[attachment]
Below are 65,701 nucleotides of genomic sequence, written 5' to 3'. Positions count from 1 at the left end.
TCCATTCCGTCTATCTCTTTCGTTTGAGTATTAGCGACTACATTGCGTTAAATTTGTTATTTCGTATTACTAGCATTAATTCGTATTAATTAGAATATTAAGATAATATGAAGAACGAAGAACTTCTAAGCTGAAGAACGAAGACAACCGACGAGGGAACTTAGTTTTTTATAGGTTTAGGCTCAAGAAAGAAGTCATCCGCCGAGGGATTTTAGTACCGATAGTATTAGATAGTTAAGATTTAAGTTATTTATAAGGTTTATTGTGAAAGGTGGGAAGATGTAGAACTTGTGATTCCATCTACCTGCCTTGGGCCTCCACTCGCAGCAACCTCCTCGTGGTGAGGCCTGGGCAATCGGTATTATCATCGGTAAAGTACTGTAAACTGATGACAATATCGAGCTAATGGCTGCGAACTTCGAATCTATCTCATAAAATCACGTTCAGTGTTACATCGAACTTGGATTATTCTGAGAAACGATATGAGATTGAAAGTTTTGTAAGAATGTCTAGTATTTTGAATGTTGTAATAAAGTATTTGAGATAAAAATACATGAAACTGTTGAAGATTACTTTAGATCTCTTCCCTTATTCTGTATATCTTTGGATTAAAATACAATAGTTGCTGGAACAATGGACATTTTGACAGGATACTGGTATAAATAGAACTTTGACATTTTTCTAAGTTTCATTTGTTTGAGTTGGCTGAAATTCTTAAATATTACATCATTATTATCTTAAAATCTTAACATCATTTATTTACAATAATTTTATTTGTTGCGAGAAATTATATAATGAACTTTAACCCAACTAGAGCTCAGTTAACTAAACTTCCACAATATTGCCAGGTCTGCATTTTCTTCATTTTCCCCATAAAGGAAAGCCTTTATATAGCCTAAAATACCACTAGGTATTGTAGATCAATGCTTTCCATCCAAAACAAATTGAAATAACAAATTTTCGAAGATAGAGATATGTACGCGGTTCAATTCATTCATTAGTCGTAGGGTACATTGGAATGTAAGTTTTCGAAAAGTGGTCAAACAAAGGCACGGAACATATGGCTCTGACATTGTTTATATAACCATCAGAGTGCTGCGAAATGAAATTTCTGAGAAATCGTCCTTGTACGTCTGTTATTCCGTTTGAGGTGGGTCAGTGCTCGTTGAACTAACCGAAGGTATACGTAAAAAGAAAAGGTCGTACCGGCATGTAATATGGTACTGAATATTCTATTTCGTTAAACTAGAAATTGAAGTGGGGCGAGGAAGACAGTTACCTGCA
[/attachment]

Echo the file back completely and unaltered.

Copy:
Below are 65,701 nucleotides of genomic sequence, written 5' to 3'. Positions count from 1 at the left end.
TCCATTCCGTCTATCTCTTTCGTTTGAGTATTAGCGACTACATTGCGTTAAATTTGTTATTTCGTATTACTAGCATTAATTCGTATTAATTAGAATATTAAGATAATATGAAGAACGAAGAACTTCTAAGCTGAAGAACGAAGACAACCGACGAGGGAACTTAGTTTTTTATAGGTTTAGGCTCAAGAAAGAAGTCATCCGCCGAGGGATTTTAGTACCGATAGTATTAGATAGTTAAGATTTAAGTTATTTATAAGGTTTATTGTGAAAGGTGGGAAGATGTAGAACTTGTGATTCCATCTACCTGCCTTGGGCCTCCACTCGCAGCAACCTCCTCGTGGTGAGGCCTGGGCAATCGGTATTATCATCGGTAAAGTACTGTAAACTGATGACAATATCGAGCTAATGGCTGCGAACTTCGAATCTATCTCATAAAATCACGTTCAGTGTTACATCGAACTTGGATTATTCTGAGAAACGATATGAGATTGAAAGTTTTGTAAGAATGTCTAGTATTTTGAATGTTGTAATAAAGTATTTGAGATAAAAATACATGAAACTGTTGAAGATTACTTTAGATCTCTTCCCTTATTCTGTATATCTTTGGATTAAAATACAATAGTTGCTGGAACAATGGACATTTTGACAGGATACTGGTATAAATAGAACTTTGACATTTTTCTAAGTTTCATTTGTTTGAGTTGGCTGAAATTCTTAAATATTACATCATTATTATCTTAAAATCTTAACATCATTTATTTACAATAATTTTATTTGTTGCGAGAAATTATATAATGAACTTTAACCCAACTAGAGCTCAGTTAACTAAACTTCCACAATATTGCCAGGTCTGCATTTTCTTCATTTTCCCCATAAAGGAAAGCCTTTATATAGCCTAAAATACCACTAGGTATTGTAGATCAATGCTTTCCATCCAAAACAAATTGAAATAACAAATTTTCGAAGATAGAGATATGTACGCGGTTCAATTCATTCATTAGTCGTAGGGTACATTGGAATGTAAGTTTTCGAAAAGTGGTCAAACAAAGGCACGGAACATATGGCTCTGACATTGTTTATATAACCATCAGAGTGCTGCGAAATGAAATTTCTGAGAAATCGTCCTTGTACGTCTGTTATTCCGTTTGAGGTGGGTCAGTGCTCGTTGAACTAACCGAAGGTATACGTAAAAAGAAAAGGTCGTACCGGCATGTAATATGGTACTGAATATTCTATTTCGTTAAACTAGAAATTGAAGTGGGGCGAGGAAGACAGTTACCTGCA